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Acer head vows to step down if Gateway deal fails

'The merger will definitely succeed,' says Acer Chairman and CEO J.T. Wang

Amid mounting criticism of Acer Inc.’s plans to buy Gateway Inc., the chairman and CEO of Acer has vowed to step down if his company’s bid to join with Gateway fails.

“The merger will definitely succeed. If it doesn’t … I will resign,” the Chinese-language newspaper Economic Daily News quoted Acer Chairman and CEO J.T. Wang as saying in an interview published today. Acer spokesman Henry Wang confirmed the statement.

The declaration came amid growing criticism of the acquisition, which the companies’ boards have approved. Industry watchers and stock market analysts have called the $710 million purchase too expensive, saying Acer should have forgone the deal and continued to grow its U.S. business from the ground up. The company’s U.S. sales have grown at more 100 per cent for the past few years, according to Acer.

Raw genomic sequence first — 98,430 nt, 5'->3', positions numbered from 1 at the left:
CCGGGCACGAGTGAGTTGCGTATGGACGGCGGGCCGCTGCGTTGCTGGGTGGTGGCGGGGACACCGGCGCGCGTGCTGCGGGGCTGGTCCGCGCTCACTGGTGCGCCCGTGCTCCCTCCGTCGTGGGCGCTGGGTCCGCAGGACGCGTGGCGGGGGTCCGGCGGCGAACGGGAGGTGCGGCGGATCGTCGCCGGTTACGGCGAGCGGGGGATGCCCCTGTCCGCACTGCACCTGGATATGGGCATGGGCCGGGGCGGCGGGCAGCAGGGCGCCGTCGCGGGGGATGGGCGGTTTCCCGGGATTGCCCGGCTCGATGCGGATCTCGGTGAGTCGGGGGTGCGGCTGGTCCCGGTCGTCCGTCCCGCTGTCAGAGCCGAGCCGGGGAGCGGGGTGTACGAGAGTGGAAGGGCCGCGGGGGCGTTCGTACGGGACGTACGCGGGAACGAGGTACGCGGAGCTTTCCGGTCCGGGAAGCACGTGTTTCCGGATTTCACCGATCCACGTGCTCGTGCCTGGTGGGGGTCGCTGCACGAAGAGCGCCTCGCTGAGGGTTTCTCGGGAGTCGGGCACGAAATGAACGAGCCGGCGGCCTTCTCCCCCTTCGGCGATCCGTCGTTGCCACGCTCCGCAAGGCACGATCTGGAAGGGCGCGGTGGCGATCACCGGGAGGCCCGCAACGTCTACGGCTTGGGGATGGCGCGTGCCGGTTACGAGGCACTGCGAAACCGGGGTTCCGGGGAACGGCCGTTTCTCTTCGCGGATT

Other analysts fear Acer may have trouble bringing Gateway into its fold because it may ultimately become a three-in-one deal, including Gateway subsidiary eMachines and Europe’s Packard Bell BV. That may be too many companies to absorb in one go, analysts say.

“The premium paid to Gateway may be too high, and the execution risk of multiple-brand strategy is clearly the key here,” said Vincent Chen, a PC industry analyst at CLSA Asia-Pacific Markets in Taipei.

Taiwanese investors don’t like the deal, either. Acer’s share price has fallen by its daily market limit, 6.9 per cent, for each of the past two days, closing at $1.67 today on the Taiwan Stock Exchange.

Acer agreed on Monday to buy Gateway in an all-cash deal for $1.90 per share, a 57 per cent premium over Gateway’s closing share price of $1.21 on the New York Stock Exchange on Friday.

Acer said the deal will transform it into a much larger company with $15 billion per year in revenue and shipments of nearly 20 million PCs, giving it a solid base in the important U.S. market. The company plans to market multiple PC brands worldwide after the acquisition, thereby increasing sales. The deal will also help it cut costs. Size is vital to gaining volume discounts from parts suppliers, Acer said.

The purchase still needs regulatory and shareholder approval.